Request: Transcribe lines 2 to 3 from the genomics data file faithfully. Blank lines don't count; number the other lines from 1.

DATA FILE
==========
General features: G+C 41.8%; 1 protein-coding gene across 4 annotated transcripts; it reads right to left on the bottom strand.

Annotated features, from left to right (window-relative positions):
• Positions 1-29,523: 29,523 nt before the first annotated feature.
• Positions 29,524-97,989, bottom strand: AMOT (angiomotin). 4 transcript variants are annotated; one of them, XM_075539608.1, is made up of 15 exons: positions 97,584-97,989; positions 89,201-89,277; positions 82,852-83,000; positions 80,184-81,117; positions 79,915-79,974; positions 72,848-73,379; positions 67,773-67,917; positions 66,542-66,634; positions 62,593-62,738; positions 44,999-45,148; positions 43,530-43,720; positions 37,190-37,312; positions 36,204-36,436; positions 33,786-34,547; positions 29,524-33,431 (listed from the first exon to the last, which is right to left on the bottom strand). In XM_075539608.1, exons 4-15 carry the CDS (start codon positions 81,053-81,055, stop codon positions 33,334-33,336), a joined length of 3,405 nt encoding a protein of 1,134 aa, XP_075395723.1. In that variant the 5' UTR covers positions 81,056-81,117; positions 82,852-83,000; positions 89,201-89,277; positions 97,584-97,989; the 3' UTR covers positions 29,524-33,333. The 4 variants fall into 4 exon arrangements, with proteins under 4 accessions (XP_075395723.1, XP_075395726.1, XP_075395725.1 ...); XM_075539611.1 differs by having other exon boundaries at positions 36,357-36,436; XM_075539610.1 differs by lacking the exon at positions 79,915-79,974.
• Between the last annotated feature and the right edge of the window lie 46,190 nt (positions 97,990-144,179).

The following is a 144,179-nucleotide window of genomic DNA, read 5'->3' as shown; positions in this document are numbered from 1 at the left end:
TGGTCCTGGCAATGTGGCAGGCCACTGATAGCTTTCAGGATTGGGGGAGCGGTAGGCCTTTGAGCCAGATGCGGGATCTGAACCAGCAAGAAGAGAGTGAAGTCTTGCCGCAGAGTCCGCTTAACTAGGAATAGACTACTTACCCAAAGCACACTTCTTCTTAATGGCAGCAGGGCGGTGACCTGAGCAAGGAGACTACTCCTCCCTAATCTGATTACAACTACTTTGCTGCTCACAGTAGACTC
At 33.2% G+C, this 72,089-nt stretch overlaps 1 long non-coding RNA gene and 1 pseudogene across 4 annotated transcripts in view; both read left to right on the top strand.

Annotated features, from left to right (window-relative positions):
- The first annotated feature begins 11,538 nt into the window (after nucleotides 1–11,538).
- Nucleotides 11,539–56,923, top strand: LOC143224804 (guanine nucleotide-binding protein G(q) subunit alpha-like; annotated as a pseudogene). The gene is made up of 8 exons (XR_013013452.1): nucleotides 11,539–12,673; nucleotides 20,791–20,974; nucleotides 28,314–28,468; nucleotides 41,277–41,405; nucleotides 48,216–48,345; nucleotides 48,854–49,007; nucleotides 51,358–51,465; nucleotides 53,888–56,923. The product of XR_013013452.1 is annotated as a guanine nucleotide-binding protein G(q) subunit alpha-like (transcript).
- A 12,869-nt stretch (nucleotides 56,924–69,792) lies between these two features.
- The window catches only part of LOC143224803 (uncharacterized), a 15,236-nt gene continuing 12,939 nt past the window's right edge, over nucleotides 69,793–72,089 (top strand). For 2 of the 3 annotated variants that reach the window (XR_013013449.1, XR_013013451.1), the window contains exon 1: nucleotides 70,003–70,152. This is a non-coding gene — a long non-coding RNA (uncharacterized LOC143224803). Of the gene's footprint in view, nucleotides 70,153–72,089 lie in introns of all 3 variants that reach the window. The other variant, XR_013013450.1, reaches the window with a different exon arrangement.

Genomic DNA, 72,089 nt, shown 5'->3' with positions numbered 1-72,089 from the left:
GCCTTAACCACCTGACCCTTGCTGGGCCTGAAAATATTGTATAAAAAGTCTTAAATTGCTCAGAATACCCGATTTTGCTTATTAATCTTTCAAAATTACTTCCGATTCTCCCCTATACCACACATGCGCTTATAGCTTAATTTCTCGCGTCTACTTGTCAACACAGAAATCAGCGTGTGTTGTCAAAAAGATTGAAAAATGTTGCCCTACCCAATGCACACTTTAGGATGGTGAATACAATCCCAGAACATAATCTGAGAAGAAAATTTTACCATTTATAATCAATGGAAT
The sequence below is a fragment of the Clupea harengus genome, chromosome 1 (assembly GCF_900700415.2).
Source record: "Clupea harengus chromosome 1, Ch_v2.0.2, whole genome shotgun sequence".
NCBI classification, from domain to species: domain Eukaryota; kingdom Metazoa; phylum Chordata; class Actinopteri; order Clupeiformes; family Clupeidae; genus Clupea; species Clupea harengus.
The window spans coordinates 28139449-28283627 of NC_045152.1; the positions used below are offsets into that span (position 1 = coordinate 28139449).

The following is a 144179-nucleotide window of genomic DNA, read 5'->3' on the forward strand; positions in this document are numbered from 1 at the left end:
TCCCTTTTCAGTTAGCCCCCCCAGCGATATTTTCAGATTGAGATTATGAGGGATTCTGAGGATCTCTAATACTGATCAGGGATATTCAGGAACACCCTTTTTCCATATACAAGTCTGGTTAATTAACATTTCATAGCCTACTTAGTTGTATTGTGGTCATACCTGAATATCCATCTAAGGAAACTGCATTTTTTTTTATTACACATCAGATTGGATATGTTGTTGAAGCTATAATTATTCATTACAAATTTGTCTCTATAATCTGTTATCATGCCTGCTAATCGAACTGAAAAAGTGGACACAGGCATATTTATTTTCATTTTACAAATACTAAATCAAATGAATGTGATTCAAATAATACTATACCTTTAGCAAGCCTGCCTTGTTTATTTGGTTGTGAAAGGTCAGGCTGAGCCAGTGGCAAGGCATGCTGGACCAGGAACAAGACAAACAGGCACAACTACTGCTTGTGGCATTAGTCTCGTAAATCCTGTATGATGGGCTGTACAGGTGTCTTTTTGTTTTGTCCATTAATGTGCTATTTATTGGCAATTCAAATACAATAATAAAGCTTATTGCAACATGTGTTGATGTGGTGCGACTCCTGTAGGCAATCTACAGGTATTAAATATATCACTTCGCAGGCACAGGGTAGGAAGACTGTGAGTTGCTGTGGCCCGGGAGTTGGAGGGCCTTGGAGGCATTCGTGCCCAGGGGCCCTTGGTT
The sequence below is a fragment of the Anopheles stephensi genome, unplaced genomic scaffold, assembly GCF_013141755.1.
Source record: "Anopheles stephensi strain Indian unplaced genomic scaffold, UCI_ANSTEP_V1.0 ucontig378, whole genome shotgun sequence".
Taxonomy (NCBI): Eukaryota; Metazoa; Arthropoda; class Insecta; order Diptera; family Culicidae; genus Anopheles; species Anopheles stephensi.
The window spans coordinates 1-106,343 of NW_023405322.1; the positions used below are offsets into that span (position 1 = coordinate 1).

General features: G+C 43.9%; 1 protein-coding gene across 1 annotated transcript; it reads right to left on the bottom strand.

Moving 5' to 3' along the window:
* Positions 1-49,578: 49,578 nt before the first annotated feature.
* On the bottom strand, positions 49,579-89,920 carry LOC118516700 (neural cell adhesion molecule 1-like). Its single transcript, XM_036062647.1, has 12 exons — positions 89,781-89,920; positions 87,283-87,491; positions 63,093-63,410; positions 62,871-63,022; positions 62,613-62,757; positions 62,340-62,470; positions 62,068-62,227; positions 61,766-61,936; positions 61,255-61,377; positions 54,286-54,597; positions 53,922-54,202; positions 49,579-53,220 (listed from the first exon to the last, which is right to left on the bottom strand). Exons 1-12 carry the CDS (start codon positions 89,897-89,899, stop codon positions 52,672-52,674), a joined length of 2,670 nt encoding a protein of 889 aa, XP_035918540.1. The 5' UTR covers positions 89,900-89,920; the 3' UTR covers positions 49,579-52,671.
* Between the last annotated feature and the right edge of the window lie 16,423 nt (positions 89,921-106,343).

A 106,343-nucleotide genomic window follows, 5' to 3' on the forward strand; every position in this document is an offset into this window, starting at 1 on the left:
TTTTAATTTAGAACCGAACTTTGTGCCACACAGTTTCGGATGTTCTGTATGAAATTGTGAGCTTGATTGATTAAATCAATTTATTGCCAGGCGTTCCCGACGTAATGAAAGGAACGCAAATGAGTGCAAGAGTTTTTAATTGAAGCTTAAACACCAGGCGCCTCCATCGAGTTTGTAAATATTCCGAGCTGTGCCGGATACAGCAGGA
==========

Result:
Annotated features, from left to right (window-relative positions):
• Positions 1-29,523: 29,523 nt before the first annotated feature.